Study Guide

Liza Tillerman in Homecoming

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Liza Tillerman

Liza is the children's mother. She's had a rough go of it lately, so she decides to pack the kids up and head off to see her rich Aunt Cilla. In the middle of the night. Dicey has suspected for a while that things weren't quite right with Momma:

Lately she'd go to the store for bread and come back with a can of tuna and just put her hands over her face, sitting at the table. Sometimes she'd be gone for a couple of hours and then she wouldn't say where she had been, with her face blank as if she couldn't say. As if she didn't know. Momma didn't talk to them anymore, not even to scold, or sing, or make up games the way she used to. Except Sammy. She talked to Sammy, but even then they sounded like two six-year-olds talking, not one six-year-old and his mother. (1.1.18)

Turns out Momma was on the edge of a total mental breakdown. After Liza leaves the kids in the parking lot in Peewauket, she wanders off until she winds up in a mental hospital in Massachusetts. The doctors believe that she's in a cationic state since she won't respond to anyone or anything. Whoa—that's heavy.

But even though their mother has abandoned them in some of the worse circumstances, the Tillerman kids refuse to condemn her. In fact, they're comforted by memories of her. They sing the songs that she taught them; they like visiting the home she grew up in; and they long to be back home with her in the their house in Provincetown, which, aside from living with a mother who's mental health was slowly declining, was a very happy place to be.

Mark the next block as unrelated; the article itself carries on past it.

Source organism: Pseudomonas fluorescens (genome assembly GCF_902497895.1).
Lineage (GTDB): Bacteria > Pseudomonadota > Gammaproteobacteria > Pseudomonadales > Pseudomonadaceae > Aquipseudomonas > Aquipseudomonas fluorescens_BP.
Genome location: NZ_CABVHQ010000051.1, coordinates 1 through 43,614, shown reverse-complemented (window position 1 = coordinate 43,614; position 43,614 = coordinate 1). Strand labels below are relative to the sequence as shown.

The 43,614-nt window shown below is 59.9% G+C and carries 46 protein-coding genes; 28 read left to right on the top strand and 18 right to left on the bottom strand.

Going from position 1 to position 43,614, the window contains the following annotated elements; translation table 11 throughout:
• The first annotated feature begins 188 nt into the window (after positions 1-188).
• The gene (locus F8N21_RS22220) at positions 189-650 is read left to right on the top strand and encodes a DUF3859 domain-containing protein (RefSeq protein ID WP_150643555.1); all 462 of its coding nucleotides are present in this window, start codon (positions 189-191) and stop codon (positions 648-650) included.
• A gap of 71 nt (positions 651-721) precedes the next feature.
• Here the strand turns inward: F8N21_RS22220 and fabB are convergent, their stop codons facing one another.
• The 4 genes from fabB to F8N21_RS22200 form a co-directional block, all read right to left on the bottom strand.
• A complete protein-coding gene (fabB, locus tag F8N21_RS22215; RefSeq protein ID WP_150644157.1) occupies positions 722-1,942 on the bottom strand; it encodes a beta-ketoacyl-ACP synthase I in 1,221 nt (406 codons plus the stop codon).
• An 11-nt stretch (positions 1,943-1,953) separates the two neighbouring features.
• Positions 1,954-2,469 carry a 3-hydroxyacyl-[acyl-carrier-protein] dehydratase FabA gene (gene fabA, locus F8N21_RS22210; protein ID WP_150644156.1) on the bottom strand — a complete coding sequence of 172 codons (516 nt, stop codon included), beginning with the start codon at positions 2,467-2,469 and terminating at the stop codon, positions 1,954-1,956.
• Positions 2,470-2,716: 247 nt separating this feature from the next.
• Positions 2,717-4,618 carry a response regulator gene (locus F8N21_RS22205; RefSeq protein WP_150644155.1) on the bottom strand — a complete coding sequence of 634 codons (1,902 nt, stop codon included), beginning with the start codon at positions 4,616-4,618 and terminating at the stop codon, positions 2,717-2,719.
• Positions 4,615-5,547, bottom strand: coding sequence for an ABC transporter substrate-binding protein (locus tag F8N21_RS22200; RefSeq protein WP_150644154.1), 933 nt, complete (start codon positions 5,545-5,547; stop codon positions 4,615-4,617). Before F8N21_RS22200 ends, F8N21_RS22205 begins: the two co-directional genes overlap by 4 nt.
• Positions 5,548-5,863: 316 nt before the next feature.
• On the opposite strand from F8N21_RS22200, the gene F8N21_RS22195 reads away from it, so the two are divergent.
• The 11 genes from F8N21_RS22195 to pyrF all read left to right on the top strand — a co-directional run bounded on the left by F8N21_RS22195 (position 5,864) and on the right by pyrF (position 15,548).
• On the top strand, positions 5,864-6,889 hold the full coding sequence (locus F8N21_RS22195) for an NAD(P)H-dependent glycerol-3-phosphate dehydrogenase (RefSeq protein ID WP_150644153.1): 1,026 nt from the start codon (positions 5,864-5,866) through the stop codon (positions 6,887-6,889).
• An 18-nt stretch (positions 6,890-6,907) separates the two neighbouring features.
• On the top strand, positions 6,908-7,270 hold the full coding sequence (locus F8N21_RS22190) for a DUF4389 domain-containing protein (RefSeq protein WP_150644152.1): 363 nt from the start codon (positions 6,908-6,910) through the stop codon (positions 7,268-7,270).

In fact, when Dicey sees what it's like to raise a bunch of little kids on a shoestring budget, she actually pities Momma:

Was this how Momma felt? Was this why Momma ran away? Because she couldn't think of anything more to do and couldn't stand anymore to try to take care of her children. (1.6.126)

Maybeth and Sammy also have a really strong connection to her. Sammy, for his part, is sure that Momma is going to come for them someday. Keep dreaming, little guy. Only James has any kind of animosity toward her—he says that he doesn't blame their father for leaving because Momma "could drive you crazy" (1.3.131). Oh, but you know how James is. He's so black and white about everything.

In the end, Dicey refuses to write Momma off completely. When Cousin Eunice announces that she'll take in the Tillermans and be a "good mother" to them, Dicey tells herself that they "already have a good mother" (1.11.179). We might dispute that, but Dicey never does. She affirms the same thing to their grandmother:

"She went off and left you," their grandmother said.

"She wanted to come back," Sammy said.

"How do you know that," their grandmother said. She didn't ask it, she said it.

"Because she loved me. Didn't she, Dicey?"

"Yes, she did. She loved all of us," Dicey said.

"Humph," their grandmother said, reaching for another crab.

The Tillermans had won that battle. Dicey knew it. She knew it as close to her bones as she knew that Momma did always love them. (2.8.236-242)

Dicey never has any doubt that their mother cares for them. She didn't leave them because of something they did or some failing on her part—it was mental illness that tore their family apart. And that's nobody's fault.

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